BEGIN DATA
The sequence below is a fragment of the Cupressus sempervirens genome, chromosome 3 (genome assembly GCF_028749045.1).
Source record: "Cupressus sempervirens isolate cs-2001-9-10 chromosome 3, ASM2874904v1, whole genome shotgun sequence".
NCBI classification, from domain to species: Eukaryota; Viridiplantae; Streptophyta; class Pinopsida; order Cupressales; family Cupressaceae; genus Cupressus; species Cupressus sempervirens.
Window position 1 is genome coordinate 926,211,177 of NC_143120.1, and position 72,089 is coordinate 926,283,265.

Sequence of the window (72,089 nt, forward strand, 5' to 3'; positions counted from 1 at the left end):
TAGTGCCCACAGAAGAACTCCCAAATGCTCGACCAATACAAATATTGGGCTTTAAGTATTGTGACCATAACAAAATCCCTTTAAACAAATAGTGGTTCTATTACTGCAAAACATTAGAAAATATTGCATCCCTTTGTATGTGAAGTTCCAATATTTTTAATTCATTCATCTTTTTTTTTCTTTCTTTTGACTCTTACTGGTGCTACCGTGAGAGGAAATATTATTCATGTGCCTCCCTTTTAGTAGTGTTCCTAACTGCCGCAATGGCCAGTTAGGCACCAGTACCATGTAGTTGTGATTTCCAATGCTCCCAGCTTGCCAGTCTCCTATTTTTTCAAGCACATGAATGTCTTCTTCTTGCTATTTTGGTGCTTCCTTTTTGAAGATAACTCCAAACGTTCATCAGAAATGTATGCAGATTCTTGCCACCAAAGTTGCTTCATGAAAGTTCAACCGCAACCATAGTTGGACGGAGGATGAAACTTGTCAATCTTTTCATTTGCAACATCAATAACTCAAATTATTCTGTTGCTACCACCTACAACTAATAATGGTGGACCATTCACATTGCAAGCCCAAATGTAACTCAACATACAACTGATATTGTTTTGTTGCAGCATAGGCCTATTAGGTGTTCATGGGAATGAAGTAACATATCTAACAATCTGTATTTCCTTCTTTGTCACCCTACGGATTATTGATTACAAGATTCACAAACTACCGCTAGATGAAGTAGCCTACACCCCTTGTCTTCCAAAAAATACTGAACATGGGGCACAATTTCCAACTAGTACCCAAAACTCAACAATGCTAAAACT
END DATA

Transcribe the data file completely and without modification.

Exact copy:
The sequence below is a fragment of the Cupressus sempervirens genome, chromosome 3 (genome assembly GCF_028749045.1).
Source record: "Cupressus sempervirens isolate cs-2001-9-10 chromosome 3, ASM2874904v1, whole genome shotgun sequence".
NCBI classification, from domain to species: Eukaryota; Viridiplantae; Streptophyta; class Pinopsida; order Cupressales; family Cupressaceae; genus Cupressus; species Cupressus sempervirens.
Window position 1 is genome coordinate 926,211,177 of NC_143120.1, and position 72,089 is coordinate 926,283,265.

Sequence of the window (72,089 nt, forward strand, 5' to 3'; positions counted from 1 at the left end):
TAGTGCCCACAGAAGAACTCCCAAATGCTCGACCAATACAAATATTGGGCTTTAAGTATTGTGACCATAACAAAATCCCTTTAAACAAATAGTGGTTCTATTACTGCAAAACATTAGAAAATATTGCATCCCTTTGTATGTGAAGTTCCAATATTTTTAATTCATTCATCTTTTTTTTTCTTTCTTTTGACTCTTACTGGTGCTACCGTGAGAGGAAATATTATTCATGTGCCTCCCTTTTAGTAGTGTTCCTAACTGCCGCAATGGCCAGTTAGGCACCAGTACCATGTAGTTGTGATTTCCAATGCTCCCAGCTTGCCAGTCTCCTATTTTTTCAAGCACATGAATGTCTTCTTCTTGCTATTTTGGTGCTTCCTTTTTGAAGATAACTCCAAACGTTCATCAGAAATGTATGCAGATTCTTGCCACCAAAGTTGCTTCATGAAAGTTCAACCGCAACCATAGTTGGACGGAGGATGAAACTTGTCAATCTTTTCATTTGCAACATCAATAACTCAAATTATTCTGTTGCTACCACCTACAACTAATAATGGTGGACCATTCACATTGCAAGCCCAAATGTAACTCAACATACAACTGATATTGTTTTGTTGCAGCATAGGCCTATTAGGTGTTCATGGGAATGAAGTAACATATCTAACAATCTGTATTTCCTTCTTTGTCACCCTACGGATTATTGATTACAAGATTCACAAACTACCGCTAGATGAAGTAGCCTACACCCCTTGTCTTCCAAAAAATACTGAACATGGGGCACAATTTCCAACTAGTACCCAAAACTCAACAATGCTAAAACT